Knee Ligament Injuries
Treatment will depend on the nature of the injury and the ligament or ligaments affected.
Anterior Cruciate Ligament
The first route for treatment following anterior cruciate ligament injury is to have physiotherapy to help rehabilitate the acute injury. Torn anterior cruciate ligaments do not heal themselves. However, physiotherapy helps to train the muscles around the knee to produce secondary stability. Patients who do not participate in contact sports, or sports which require turning, often respond well with conservative treatment with physiotherapy. However, in those patients where the knee remains unstable, ligament reconstruction surgery is advised.
Anterior Cruciate Ligament Reconstruction (ACL Surgery)
Anterior cruciate ligament reconstruction is performed through keyhole surgery where either the hamstring tendons of the patient or a piece of tissue taken from the patellar tendon are used to replace the injured ACL. The surgery is usually performed as a day-case procedure or an overnight stay. Patients will tend to be in a knee brace and on crutches for between two and six weeks. Following a successful course of physiotherapy they will often return to contact sports within six to nine months.
Posterior Cruciate Ligament Injuries (PCL Injuries)
Posterior cruciate ligament injuries are uncommon in isolation, but are often successfully treated with physiotherapy. If a patient’s knee feels unstable, then ligament reconstruction surgery is required, which is performed through keyhole surgery.
Lateral Collateral Ligament Injuries (LCL Injuries)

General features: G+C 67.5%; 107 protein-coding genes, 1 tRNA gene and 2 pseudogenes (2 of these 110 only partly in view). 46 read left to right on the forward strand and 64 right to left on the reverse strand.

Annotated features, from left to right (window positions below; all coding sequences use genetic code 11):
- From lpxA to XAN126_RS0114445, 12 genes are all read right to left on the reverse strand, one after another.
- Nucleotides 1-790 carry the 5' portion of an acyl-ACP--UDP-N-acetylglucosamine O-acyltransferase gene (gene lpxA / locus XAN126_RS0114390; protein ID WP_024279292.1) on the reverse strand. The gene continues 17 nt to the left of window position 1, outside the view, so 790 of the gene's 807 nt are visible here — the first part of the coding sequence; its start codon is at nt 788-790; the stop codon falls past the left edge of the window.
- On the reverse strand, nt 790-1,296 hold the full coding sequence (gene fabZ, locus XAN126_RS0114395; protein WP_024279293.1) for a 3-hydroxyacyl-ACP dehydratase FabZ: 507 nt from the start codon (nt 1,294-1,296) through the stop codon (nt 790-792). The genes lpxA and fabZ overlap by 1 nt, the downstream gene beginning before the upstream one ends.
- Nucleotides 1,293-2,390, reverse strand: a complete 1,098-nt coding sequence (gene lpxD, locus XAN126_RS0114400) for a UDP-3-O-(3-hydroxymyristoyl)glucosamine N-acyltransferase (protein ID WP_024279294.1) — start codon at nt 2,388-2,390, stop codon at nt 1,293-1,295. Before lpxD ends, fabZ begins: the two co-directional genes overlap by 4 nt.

Lateral collateral ligament injuries are serious injuries to the knee which rarely occur in isolation. Usually they cannot be treated conservatively and require surgical exploration. It is essential that any associated injuries are identified prior to procedures being performed.
Medial Collateral Ligament Injury Treatment (MCL)
An isolated medial collateral ligament injury, (i.e. there is no associated injury) will usually be successfully treated with physiotherapy, taking from three to six months to improve. A very small group of patients require surgery.
Knee Ligament Injuries
There are many different types of knee ligament injury as shown, not all requiring surgery. For non surgical ligament injuries the physiotherapy management will involve assisting the healing of the soft tissue of the ligament. The main techniques involve manual therapy (hands on tissue stretches) as well as inflammatory response management. Following the resolution of the soft tissue then strengthening and proprioception (joint balance and control) exercises will return the knee to full function.
For the post operative reconstructed exercises, the rehabilitation can take several months. The main aim of recovery is to improve strength of the quadriceps, gluteals and hamstrings muscles as well as improve proprioception of the operated knee joint. There is intensive exercises to rebuild this strength involving home regimes and gym based programs.